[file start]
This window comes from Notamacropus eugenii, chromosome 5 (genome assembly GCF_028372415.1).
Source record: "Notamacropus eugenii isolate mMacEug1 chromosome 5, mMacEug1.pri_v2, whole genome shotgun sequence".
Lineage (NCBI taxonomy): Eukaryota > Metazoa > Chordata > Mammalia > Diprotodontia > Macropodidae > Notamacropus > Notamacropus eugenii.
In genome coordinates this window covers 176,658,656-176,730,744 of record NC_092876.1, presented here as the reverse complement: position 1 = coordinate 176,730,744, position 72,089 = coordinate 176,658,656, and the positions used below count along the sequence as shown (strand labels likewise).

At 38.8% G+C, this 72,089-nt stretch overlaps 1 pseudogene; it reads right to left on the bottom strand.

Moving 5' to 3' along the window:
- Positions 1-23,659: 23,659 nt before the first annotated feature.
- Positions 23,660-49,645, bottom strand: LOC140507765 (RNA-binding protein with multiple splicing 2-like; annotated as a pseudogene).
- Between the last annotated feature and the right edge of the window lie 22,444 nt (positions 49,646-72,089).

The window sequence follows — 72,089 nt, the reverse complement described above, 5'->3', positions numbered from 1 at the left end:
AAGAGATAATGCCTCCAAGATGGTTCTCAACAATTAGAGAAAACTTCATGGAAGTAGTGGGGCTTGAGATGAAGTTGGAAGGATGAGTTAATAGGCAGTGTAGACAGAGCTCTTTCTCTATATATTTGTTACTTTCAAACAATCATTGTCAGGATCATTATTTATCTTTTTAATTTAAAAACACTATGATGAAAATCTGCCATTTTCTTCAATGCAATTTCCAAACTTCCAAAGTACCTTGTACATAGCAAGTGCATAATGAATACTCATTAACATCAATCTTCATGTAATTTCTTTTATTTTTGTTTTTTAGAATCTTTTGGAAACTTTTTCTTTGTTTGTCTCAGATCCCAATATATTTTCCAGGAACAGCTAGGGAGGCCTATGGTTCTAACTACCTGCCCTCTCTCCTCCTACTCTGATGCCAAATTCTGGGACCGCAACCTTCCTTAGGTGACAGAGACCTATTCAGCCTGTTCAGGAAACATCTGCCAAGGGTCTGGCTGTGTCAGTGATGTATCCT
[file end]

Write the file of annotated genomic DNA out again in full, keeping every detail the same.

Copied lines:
This window comes from Notamacropus eugenii, chromosome 5 (genome assembly GCF_028372415.1).
Source record: "Notamacropus eugenii isolate mMacEug1 chromosome 5, mMacEug1.pri_v2, whole genome shotgun sequence".
Lineage (NCBI taxonomy): Eukaryota > Metazoa > Chordata > Mammalia > Diprotodontia > Macropodidae > Notamacropus > Notamacropus eugenii.
In genome coordinates this window covers 176,658,656-176,730,744 of record NC_092876.1, presented here as the reverse complement: position 1 = coordinate 176,730,744, position 72,089 = coordinate 176,658,656, and the positions used below count along the sequence as shown (strand labels likewise).

At 38.8% G+C, this 72,089-nt stretch overlaps 1 pseudogene; it reads right to left on the bottom strand.

Moving 5' to 3' along the window:
- Positions 1-23,659: 23,659 nt before the first annotated feature.
- Positions 23,660-49,645, bottom strand: LOC140507765 (RNA-binding protein with multiple splicing 2-like; annotated as a pseudogene).
- Between the last annotated feature and the right edge of the window lie 22,444 nt (positions 49,646-72,089).

The window sequence follows — 72,089 nt, the reverse complement described above, 5'->3', positions numbered from 1 at the left end:
AAGAGATAATGCCTCCAAGATGGTTCTCAACAATTAGAGAAAACTTCATGGAAGTAGTGGGGCTTGAGATGAAGTTGGAAGGATGAGTTAATAGGCAGTGTAGACAGAGCTCTTTCTCTATATATTTGTTACTTTCAAACAATCATTGTCAGGATCATTATTTATCTTTTTAATTTAAAAACACTATGATGAAAATCTGCCATTTTCTTCAATGCAATTTCCAAACTTCCAAAGTACCTTGTACATAGCAAGTGCATAATGAATACTCATTAACATCAATCTTCATGTAATTTCTTTTATTTTTGTTTTTTAGAATCTTTTGGAAACTTTTTCTTTGTTTGTCTCAGATCCCAATATATTTTCCAGGAACAGCTAGGGAGGCCTATGGTTCTAACTACCTGCCCTCTCTCCTCCTACTCTGATGCCAAATTCTGGGACCGCAACCTTCCTTAGGTGACAGAGACCTATTCAGCCTGTTCAGGAAACATCTGCCAAGGGTCTGGCTGTGTCAGTGATGTATCCT